The amount of Shared Parental Leave that each parent plans to take must be agreed with their respective employers and the pattern of leave must be taken in minimum one-week blocks. If the pattern cannot be agreed with the employer the employee must take the leave in one single block commencing on a date of the employee’s choice.
Adoption and Surrogacy arrangements
Adoption leave will mirror the new maternity leave provisions and statutory adoption pay will be at the same level as statutory maternity pay and will come into force in 2015. Parents who choose to adopt will have the same right to Shared Parental Leave and pay if they satisfy the qualifying criteria. Parents through surrogacy arrangements, subject to the qualifying criteria, may be eligible for statutory adoption leave and pay and Shared Parental Leave.
By introducing Shared Parental Leave the government believes that women will be able to return to work for specific projects whilst knowing they can take further leave later thus reducing the current ‘gender penalty’ that women suffer from taking time out of the workplace with their children.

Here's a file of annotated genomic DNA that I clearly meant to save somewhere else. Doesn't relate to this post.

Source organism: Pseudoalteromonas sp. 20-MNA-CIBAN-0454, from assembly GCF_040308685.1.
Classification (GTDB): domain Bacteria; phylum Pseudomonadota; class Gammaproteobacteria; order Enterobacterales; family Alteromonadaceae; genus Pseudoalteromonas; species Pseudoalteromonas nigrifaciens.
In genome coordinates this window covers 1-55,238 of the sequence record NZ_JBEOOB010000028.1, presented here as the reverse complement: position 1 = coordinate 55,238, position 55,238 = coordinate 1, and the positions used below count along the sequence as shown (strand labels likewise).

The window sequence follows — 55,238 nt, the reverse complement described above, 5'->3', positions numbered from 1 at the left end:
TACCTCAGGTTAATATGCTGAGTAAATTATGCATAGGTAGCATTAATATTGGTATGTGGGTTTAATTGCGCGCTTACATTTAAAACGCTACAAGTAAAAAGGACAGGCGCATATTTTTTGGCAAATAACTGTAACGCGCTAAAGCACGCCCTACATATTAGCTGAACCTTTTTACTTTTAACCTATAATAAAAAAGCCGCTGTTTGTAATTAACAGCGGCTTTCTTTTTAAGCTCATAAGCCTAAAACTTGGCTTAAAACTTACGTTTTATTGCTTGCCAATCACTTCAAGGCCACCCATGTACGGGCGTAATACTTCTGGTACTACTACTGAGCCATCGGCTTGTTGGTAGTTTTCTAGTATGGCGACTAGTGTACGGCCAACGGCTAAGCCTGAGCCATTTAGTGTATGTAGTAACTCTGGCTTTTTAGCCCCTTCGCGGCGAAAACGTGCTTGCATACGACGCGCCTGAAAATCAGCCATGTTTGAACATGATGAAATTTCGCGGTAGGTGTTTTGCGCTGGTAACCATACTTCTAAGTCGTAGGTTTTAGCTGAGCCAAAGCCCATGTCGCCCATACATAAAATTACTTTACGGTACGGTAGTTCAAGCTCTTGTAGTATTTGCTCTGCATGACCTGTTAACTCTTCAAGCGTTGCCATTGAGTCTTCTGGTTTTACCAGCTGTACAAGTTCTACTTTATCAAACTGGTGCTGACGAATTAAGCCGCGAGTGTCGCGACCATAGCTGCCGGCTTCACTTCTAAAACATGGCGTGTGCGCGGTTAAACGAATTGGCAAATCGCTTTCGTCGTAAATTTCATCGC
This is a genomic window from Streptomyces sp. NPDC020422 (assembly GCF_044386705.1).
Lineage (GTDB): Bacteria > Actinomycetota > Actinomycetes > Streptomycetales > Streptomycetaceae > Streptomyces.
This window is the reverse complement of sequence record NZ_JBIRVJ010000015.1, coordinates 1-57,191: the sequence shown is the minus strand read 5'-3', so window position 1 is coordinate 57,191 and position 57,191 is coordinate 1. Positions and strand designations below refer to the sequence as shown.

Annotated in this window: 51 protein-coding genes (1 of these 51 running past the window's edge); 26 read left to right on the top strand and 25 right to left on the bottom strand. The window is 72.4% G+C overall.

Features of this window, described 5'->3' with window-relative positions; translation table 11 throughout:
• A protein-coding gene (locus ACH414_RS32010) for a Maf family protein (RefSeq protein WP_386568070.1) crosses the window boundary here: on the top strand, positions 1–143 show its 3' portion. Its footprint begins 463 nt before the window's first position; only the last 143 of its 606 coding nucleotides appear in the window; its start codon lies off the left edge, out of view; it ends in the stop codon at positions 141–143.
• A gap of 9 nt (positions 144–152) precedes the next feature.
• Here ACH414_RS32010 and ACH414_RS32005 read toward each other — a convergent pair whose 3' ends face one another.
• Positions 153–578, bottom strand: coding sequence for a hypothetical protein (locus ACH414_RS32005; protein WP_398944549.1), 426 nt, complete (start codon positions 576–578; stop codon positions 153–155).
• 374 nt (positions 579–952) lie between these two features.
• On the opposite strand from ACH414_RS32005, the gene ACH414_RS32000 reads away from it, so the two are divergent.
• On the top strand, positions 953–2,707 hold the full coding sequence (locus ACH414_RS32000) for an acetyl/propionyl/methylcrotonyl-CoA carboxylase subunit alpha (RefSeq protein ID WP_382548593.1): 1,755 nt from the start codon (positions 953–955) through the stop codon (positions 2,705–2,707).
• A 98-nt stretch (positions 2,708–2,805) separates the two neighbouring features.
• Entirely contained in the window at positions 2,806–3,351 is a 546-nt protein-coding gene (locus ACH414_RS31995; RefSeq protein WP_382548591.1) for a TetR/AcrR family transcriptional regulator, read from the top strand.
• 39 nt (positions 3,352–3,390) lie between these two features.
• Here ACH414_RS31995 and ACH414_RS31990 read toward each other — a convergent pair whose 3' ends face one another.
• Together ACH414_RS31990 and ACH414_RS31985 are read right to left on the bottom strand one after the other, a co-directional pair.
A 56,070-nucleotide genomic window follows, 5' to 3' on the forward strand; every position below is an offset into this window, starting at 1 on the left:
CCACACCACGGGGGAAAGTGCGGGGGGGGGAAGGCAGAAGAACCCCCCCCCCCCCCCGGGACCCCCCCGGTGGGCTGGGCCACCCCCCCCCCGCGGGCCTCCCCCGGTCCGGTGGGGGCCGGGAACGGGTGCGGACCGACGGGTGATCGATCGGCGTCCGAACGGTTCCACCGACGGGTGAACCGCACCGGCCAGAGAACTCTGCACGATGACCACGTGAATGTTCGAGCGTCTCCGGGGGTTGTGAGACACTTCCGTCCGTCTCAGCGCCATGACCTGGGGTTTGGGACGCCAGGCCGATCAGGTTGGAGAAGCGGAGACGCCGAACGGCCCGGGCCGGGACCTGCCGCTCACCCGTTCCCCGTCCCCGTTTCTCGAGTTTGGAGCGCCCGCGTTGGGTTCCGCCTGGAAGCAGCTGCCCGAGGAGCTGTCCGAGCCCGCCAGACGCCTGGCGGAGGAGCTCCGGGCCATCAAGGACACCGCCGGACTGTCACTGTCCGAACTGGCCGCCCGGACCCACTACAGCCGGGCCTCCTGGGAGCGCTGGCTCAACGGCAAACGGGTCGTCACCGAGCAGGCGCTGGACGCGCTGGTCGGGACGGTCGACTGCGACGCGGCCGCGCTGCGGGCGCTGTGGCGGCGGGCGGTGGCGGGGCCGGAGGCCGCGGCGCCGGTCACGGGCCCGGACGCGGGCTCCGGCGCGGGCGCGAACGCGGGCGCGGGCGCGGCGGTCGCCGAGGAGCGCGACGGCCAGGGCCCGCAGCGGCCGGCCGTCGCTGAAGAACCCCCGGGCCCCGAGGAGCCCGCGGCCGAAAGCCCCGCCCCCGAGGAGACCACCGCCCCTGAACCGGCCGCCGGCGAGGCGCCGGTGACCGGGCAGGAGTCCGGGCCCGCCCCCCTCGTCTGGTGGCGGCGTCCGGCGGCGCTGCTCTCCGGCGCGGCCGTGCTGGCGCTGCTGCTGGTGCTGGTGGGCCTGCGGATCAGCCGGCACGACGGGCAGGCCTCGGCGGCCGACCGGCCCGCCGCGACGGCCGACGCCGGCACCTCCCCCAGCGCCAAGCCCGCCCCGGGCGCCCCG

The Government’s plans to update the family leave entitlements will no doubt be welcomed by many, as it should create more flexibility for families balancing work and family-life. Nevertheless, the proposed introduction of Shared Parental Leave is hardly ‘radical’ as it has been described by some, considering that various types of Shared Parental Leave have been in place in some other European countries since the 1980s, if not earlier. Further, the proposal for Shared Parental Leave does not change the fact that the cost of child care will continue to leave many families forced to have one parent give up work altogether for a number of years to look after the child. More and more voices are calling for subsidised child care for parents returning to work to follow the successful model of the Scandinavian countries and the Chancellor has just announced in its 2013 Budget a scheme (to start in 2015) that will be worth up to £1,200 per child, and will save a working family with two children under 12 up to £2,400 a year. This is a timid step towards the Scandinavian model – which appears to work on the basis that the expense of child-care subsidies is recouped by increased revenue from income tax received from parents who without cheap childcare would otherwise not be able to go to work. Subsidised child care seems also to set up a virtuous circle in the longer term by making it easier for parents to return to work after the end of maternity or Shared Parental Leave. So this Bill may be only the beginning of the reforms – surely the economy could do with families having more spending power!

The material contained in this newsletter is provided for general purposes only and does not constitute legal or other professional advice. Appropriate legal advice should be sought for specific circumstances and before action is taken.

© , April 2013

For further information please contact The Employment Team